While the Coronavirus has reached every populated continent in the world, Indonesia has announced its first two COVID-19 cases while Iran reported 11 more deaths from the virus, and Qatar confirmed two more infection cases. As the fear is gripping the other parts of the world, Chine, the epicentre of coronavirus, has brought in the latest technology and tools of artificial intelligence to combat the epidemic.

COVID-19 in China: New set up to fight back

It was revealed that the Asian country is using infrared images in stations which are helping officials to figure out who is having a high temperature. As reported by Al Jazeera, an employee at Chengdu's East Railway Station said that the cameras at the entrance of the gate are helping them a lot as now they don't have to check every commuter personally with an ear thermometer.

It should be noted that these thermal scanners have been newly installed at the stations in major Chinese cities. This is one of that artificial intelligence and big data tools which the Chinese authorities are using to combat the deadly Novel Coronavirus that has already killed more than 2,800 people in mainland China.

Fu Guobin, an employee at Chengdu's East Railway Station said that one day while checking infrared images he found a woman with high temperature and then informed health officials about the woman traveller from Henan whose fever stood at 37.9 degrees Celcius. He said she was rushed to an isolation room at the railway station and enquired about her travel in recent days.

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China using thermal scanners Wikimedia commons

The new AI system

Already some technology companies in China are planning to upgrade the temperature detection system, including facial recognition mode. A Beijing based software company Megvii announced on February 7 that they are currently working on integrates body detection, face detection and dual-sensing via infrared cameras and visible light to help the Chinese officials working at airports and train stations which will be easier for them to detect people with flu.

Zeng Yixin, deputy director of China's National Health Commission earlier said, "Facial recognition and the real-name system will help us track down those who have potentially been exposed to the virus and effectively curb the spreading of the pathogen."

The surveillance in China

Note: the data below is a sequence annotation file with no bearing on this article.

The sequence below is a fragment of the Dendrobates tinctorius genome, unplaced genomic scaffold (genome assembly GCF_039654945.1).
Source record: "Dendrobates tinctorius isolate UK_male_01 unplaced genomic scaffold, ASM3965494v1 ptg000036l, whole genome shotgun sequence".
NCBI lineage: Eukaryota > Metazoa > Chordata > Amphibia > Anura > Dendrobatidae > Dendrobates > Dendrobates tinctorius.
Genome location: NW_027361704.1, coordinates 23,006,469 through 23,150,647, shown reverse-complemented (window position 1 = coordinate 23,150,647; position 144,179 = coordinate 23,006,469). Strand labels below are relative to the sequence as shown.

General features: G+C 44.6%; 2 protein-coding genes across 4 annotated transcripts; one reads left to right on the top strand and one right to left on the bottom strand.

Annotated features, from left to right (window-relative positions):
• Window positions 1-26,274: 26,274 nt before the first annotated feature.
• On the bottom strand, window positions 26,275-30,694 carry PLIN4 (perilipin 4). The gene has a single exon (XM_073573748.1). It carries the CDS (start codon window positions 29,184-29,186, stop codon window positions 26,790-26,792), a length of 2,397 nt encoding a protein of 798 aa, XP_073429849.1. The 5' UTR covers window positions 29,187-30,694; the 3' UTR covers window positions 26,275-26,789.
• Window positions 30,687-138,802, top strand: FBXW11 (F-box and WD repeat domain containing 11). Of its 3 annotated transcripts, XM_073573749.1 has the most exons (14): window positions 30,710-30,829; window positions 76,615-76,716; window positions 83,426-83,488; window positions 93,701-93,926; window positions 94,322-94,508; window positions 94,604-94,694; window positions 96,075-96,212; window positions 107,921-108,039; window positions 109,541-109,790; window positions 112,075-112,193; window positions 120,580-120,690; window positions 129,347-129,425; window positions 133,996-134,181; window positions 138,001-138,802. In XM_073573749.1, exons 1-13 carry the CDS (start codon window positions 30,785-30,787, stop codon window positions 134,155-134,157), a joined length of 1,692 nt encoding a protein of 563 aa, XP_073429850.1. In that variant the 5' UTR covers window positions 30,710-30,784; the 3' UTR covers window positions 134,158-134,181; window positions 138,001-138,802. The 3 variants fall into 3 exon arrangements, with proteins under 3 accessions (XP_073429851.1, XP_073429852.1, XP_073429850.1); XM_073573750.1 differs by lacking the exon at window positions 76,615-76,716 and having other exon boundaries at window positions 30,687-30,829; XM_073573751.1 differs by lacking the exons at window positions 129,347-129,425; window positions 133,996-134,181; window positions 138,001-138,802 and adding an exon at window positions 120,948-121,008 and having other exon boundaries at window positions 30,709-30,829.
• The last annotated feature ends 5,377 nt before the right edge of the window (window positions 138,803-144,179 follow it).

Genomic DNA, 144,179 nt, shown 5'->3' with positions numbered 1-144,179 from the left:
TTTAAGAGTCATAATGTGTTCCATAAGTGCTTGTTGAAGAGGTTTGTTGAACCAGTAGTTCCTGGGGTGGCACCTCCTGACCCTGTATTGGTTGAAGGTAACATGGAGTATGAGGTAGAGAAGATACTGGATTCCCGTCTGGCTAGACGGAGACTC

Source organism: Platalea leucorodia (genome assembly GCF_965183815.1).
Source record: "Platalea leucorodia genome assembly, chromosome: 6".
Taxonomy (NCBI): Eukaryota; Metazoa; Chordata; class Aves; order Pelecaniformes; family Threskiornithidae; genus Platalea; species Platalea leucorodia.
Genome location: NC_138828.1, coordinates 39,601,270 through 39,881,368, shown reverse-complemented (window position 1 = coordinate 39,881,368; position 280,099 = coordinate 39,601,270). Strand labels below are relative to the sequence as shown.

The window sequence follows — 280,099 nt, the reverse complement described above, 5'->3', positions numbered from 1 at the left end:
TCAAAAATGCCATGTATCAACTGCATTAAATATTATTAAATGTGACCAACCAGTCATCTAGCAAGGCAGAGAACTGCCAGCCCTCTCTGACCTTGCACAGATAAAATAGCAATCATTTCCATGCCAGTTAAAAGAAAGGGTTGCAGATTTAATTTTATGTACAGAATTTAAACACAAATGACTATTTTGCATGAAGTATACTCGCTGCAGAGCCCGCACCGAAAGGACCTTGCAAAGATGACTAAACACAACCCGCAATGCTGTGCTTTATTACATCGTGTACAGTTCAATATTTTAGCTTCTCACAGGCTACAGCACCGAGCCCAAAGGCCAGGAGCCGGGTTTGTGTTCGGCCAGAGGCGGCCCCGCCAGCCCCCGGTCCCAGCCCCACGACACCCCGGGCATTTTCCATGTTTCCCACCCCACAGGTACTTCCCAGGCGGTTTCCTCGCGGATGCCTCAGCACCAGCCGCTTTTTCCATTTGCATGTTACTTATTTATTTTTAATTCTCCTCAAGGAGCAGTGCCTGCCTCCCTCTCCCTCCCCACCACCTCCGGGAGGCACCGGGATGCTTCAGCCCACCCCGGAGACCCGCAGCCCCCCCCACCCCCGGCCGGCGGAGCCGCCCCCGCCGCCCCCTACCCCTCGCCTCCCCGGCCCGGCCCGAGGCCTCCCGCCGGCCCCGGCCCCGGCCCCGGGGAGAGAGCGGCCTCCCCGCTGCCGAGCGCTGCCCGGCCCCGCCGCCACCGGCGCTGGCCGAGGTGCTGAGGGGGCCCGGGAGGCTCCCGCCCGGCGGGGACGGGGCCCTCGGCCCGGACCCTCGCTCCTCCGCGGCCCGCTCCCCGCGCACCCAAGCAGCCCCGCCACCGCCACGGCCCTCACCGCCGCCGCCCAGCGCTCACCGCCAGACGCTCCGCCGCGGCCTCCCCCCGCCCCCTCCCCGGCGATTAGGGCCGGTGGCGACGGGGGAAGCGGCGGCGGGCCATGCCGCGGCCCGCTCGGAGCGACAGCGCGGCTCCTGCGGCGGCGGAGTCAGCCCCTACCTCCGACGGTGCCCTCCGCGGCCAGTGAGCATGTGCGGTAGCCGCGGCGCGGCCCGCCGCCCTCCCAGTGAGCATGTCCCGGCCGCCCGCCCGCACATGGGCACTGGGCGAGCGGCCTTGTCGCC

For long, China has one of the most expensive and sophisticated surveillance systems in the world whereby authorities track the citizens through some 200 million security cameras installed nationwide. Some of these cameras include facial recognition technology. In view of the recent coronavirus outbreak, these cameras have come handy for the authorities to keep a tab on people with high temperature or other symptoms of the coronavirus.

A restaurant owner who works in Hubei, Ren was surprised to receive a call from local authorities who asked him to return home immediately when he went to a nearby farm to harvest cabbage and radishes for the New Year's eve dinner. He believes that the authorities tracked his movements through the cameras installed in the neighbourhood. Ren also mentioned that he counted at least four CCTV cameras near his house.

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China using technology to fight Coronavirus outbreak Pixabay

China using Big Data

The country is also using big data which includes tracking information on people's movements through their mobile phones as well as mobile apps that allow users to find out if they have come in contact with a host of the coronavirus.

China Mobile, a telecom company in the country sent text messages to media outlets about people confirmed to have the virus. These messages include a patient's travel history, such as which train they took and the subway train compartment.

Now, the Chinese government has rolled out a new mobile app "Close Contact Detector." The app is allowing the users to enter personal identification details, scanning of a QR code to check whether they have been in close contact with Coronavirus patients and whether they are at a heightened risk. Meanwhile, some companies have asked their employees to submit a "travel verification report" produced by telecom providers.

While some believe the use of such technology would help the country to fight back the Coronavirus outbreak, such expansive data-collection has also created concerns among people who fear that their privacy has been breached at a massive scale.